Mr. Wonderful has returned, and the rest of Luxembourg is slowly trickling back. I’ve now experienced the sadness of losing three expat friends back to their homelands–just the nature of the beast here. And now is the advent of a  new crop of expats, having spent a last summer wherever “home” is, squeezing out every last minute with family and friends, staying in temporary housing until the shipping container arrives, shopping for appliances with the correct plug and wattage, foraging in the grocery store for products that look familiar despite the two languages choices on the packaging being more than foreign.  This summer, I’m the adviser, the info desk, and I’m anticipating the new friendships in the making.

Giant Blue Container Ship and Small Red Tugboat

The predicament here in this beautiful country, whether sultry summer, foggy fall, wet winter, or pretty printemps, is the coming and going of allies, fellow compatriots navigating not only the narrow roads but the wide cultural differences. I recognize that friendships exist in my life in seasons, for reasons–to teach me, to mature me–and I’m grateful for that instruction as well as the pleasure of rapport, no matter what the weather. But today? It’s Assumption Day in Luxembourg, and while this Protestant doesn’t understand why it’s a public holiday, my BEST friend is home from the office.  It’s summertime and, at least today, the living is easy. Cheers!

cremant

 

 

MYTH #1: Air conditioning is not necessary in Europe. Today the apartment is in full “cave” mode–the outside electric shutters are down all the way, the windows are closed. It’s an almost-blistering 30 degrees outside. Celius. For those of us who have difficulty calculating 1.8 times the temperature Celsius plus 32, it’s 86 degrees, and the sun is beating down on the southern exposure terrace with the huge windows and beautiful views I can’t even see right now. In order to keep my cool, which is nearing depletion, I return to the apartment after my walk, let my eyes adjust to the darkness, and pray for relief from my compulsion about (not) using artificial lumination during daylight hours. This is day 3 of heat, with 3 more warmer days to come. And it’s only June.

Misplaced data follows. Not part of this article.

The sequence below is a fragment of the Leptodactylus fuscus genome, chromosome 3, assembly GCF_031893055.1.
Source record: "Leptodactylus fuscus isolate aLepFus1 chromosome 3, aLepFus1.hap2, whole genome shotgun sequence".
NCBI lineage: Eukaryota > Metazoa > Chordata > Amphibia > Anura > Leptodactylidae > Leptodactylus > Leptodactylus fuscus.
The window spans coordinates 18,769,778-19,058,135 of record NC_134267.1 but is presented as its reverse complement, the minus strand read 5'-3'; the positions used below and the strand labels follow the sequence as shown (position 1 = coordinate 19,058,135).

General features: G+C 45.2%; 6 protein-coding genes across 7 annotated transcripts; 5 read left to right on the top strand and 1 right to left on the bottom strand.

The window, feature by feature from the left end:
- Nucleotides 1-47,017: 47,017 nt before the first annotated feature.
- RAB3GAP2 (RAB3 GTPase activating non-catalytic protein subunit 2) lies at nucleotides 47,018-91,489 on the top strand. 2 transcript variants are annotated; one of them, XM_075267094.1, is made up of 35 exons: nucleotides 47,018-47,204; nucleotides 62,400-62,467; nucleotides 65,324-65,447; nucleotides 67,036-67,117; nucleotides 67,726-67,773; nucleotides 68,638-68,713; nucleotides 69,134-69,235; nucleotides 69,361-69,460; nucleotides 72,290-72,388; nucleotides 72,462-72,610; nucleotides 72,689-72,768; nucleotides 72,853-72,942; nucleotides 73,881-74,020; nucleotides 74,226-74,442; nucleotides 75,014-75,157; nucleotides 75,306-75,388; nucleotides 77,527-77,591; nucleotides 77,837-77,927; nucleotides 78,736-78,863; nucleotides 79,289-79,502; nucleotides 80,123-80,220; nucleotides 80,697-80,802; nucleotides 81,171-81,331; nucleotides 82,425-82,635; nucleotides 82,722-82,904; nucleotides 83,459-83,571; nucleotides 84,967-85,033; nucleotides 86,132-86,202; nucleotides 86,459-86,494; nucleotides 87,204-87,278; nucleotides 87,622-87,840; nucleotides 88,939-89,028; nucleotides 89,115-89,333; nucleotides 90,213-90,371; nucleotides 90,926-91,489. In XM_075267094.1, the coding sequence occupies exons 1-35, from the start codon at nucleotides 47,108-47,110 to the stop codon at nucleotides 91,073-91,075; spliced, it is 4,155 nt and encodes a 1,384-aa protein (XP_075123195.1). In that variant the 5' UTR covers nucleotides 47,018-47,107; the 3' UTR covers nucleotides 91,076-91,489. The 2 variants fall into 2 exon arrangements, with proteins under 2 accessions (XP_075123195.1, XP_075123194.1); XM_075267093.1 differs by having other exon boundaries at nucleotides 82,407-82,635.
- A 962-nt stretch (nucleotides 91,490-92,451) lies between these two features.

When we were asked over a year ago by my husband’s company to provide a list of items we would like in our Luxembourg home, air conditioning was not at the top of the list, but it was more than halfway up (reminding me how grateful I am for the elevator!). The person who had requested the list scoffed in her French accent, “We don’t have air conditioning in Europe–we don’t need it.” Guess what, Valerie? When the estrogen runs screaming from your body faster than the cool air from your apartment and you have your own personal tropical climate raging with vasomotor instability (translation: HOT FLASH), the ability to cool the air is more than a luxury–just ask my husband!

MYTH #2: Ice in beverages is unusual in Europe. That much is true, however, when you’re hot and thirsty and desperate after a marathon through IKEA, you can claim ignorance on your premier trip through the McDonald’s drive-thru, requesting “trop de glace dans un grande Coke Zero.” You think you’ve excelled at using a foreign language until the voice over the speaker says, in static-laden English, “you want ice cream in your Coke????”

MYTH #3: There is no speed limit on the autobahn. Not true. That’s all I’m saying.

MYTH #4: All stores are closed on Sunday.  That’s not true at all! The mini convenience stores attached to petrol stations are open on Sunday. In fact, you can fill your tank with diesel, purchase a delicious sandwich on a baguette, and buy hard liquor and a bouquet of flowers for your mom!

MYTH #5: All European beers are delicious. Aw geez–that one’s true!

MYTH #6: Europeans don’t like Americans.  I am so grateful that’s (generally) not true! The easiest, quickest, most honest relationships I’ve formed in the past almost year have been with my Dutch, French, German, Scottish, Luxembourgish, Irish, Romanian, Polish and Norwegian friends and classmates. Our cultural differences lend texture to my world, causing me to accept as well as give grace, spurring me to learn as well as educate. Here in this place, in this country, these are the kinds of relationships I covet, lest I tuck away in this dark apartment rather than experience the refreshing breeze of interaction before me.